Motifs in 2013 Cinema: Reality vs Fantasy

Andrew over at Encore's World of Film and TV is bringing back his popular blogathon Motifs in Cinema He's chosen 13 motifs and ask that we pick one and use at least 4 films. I picked Reality vs Fantasy. Last year I chose Appreciation of Life. Thanks for hosting this again, Andrew! I hope this isn't too much of a jumbled mess.

Motifs in Cinema is a discourse across film blogs, assessing the way in which various thematic elements have been used in the 2013 cinematic landscape.  How does a common theme vary in use from a comedy or drama? Are filmmakers work from a similar canvas when they asses the issue of death or the dynamic of revenge?  Like most things, a film begins with an idea - Motifs in Cinema accesses how various themes emanating from a single idea change when utilized by varying artists. 

1) Her 

Falling in love with someone that isn't "real"

I don't think there was a film that captured 'realty vs fantasy' in 2013 better than Her. You have Theodore, who falls in love with his operating system, Samantha. It's pure fantasy. He can't hold her, can't "see" her. He only hears her voice. The interesting thing about Her is that I don't think it's too far fetched. So many of us are addicted to technology. I enjoy talking about movies with my online friends more so than I do my actual friends. (How's that for sounding like a film snob?) Living that sort of life online, almost like Theo was living through his relationship with Samantha is easy. It's easy to get wrapped up in your fantasy, and I think Her did a good job of showing that it can actually be beautiful and therapeutic, and not toxic or dangerous like most people would say. Though it can be those things too, but I like Her's version better.

2) The Wolf of Wall Street 

What do you mean I can't live my life as an insufferable douche without consequences? 

Oh, Jordan Belfort. The life you were living really was a fantasy. You were screwing people over, snorting way too much coke,  and making too many awful decisions before you got the ultimate reality check in jail time. Lavish lifestyles like that always seem like a fantasy to me.

3) The Bling Ring 

We just wanted to be like them.

These girls loved the way their favorite celebrities dressed. They wanted to mimic that fantasy life so badly that they actually committed burglary against them. They stole their clothes, shoes, and jewelry and wore them to bring even more attention to themselves. The Bling Ring offers interesting commentary on how celebrities can really affect the lives of some people who dream of being them. The reality for these crimes? You got it. Jail time! Congratulations, you have won a pair of Bebe shoes. 

4) The Lifeguard 

I'm not ready to be 30.

When I first picked this topic, this film came to mind right away. Leigh is a semi successful 30 year old living in NYC, but she's not happy. So she goes back home to her parent's house, to her old job as a lifeguard, and tries to reclaim her old life. Her quarter-life crisis is a fantasy in itself. Especially when she thinks it's okay to start a relationship with a minor. Luckily for her, the reality of that situation could've been much, much worse.

5) Trance 
What just happened?

Trance really blurs the lines between fantasy and reality. Simon using hypnotherapist Elizabeth to help him find out what he did with a valuable painting is a very significant step. How can you fully trust something like this? What if you're being fed lies instead of remembering what actually happened? Trance had so many twists and turns that you could easily lose track, but that's also what makes the reality vs fantasy element in this movie so interesting.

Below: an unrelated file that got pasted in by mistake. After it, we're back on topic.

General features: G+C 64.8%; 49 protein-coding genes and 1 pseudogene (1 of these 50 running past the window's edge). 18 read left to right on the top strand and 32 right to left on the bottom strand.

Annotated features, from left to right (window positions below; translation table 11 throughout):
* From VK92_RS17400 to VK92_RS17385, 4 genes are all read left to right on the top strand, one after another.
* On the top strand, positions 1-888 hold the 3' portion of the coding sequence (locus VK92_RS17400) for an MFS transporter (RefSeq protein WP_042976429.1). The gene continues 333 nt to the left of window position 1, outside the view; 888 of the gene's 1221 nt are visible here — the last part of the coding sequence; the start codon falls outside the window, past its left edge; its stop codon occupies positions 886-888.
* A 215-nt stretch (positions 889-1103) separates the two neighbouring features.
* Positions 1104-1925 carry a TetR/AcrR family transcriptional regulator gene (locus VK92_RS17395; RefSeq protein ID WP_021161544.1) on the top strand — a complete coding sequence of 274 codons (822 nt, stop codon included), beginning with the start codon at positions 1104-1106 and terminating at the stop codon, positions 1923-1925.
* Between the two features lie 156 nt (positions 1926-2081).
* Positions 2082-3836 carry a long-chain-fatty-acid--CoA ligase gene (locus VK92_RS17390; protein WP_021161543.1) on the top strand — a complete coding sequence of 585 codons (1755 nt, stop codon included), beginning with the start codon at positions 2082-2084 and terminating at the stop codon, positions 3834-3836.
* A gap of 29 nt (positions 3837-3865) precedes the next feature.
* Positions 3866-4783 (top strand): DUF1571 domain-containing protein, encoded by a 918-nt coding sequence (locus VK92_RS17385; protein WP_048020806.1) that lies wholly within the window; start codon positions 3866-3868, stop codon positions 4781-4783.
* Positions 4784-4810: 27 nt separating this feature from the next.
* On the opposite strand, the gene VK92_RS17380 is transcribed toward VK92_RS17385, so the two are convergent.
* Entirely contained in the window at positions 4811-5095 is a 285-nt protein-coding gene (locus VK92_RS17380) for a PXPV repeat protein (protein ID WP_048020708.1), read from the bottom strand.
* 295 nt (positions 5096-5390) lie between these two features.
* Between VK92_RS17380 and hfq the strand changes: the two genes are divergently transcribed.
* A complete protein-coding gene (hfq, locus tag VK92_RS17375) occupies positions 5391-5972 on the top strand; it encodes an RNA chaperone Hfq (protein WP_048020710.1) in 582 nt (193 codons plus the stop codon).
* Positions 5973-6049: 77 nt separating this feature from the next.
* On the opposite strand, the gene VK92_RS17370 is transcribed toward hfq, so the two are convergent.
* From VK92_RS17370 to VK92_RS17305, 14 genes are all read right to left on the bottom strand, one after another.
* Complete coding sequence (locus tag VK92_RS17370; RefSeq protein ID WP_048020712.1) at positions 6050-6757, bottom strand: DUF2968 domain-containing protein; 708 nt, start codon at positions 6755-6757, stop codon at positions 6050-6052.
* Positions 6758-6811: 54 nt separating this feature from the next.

1. These are really good choices for this topic! Trance is one of those films i will have to watch again, because i think i was tricked! lol.

    1. Thanks! I loved Trance, but I should probably watch it again too. All I remember now is Rosario Dawson's..umm..close up.

  2. What I think is interesting about HER, though, is that on the literal level it's easy to call it fantasy because fantasy isn't real but even further than that the film has a particularly bleak life outlook when you consider that there's this gnawing suggestion that the sort of "intimacy" and "oneness" which Samantha and Theodore seem to have is always going to be stuck somewhere between the polar opposites of reality and fantasy.

    Good call on THE WOLF OF WALL STREET, the moment that really nails the reality fantasy dichotomy for me is the revelation of the quaaludes scenes. Jordan thinks he's Popeye out to save the day but he's more a Bluto destroying it when he doesn't realise.

    1. YES! I was actually trying to find a gif of that "popeye" scene, but I couldn't find one, so I settled with their weird warm up routine.

  3. Very cool post yet again, Brittani. The only film I haven't seen is Lifeguard, but it sounds worth checking out.

    I honestly think Jordan's life wasn't fantasy at all, no matter what happened. That f--king guy was a stubborn and determined as anyone ever.

    As for Trance...all fantasies and realities have blurred into one epic shot of Dawson in her full glory. I think I'm going to lay down now.

    1. Thanks! The Lifeguard is on Instant Netflix. He was very determined, but it was a fantasy to think he'd never once get caught. (Not that he noticed. Too much cocaine)

      That Dawson shot surprised me. I seriously did not expect that.

  4. YAY! I love that you included Trance here. Great post!

  5. Consider me officially curious about TRANCE now, I let it slip by when it played last year but will add it to my queue now. Great post and love the bit on The Bling Ring.

    1. Thank you! Trance was a trip, I'd like to give it another watch again.


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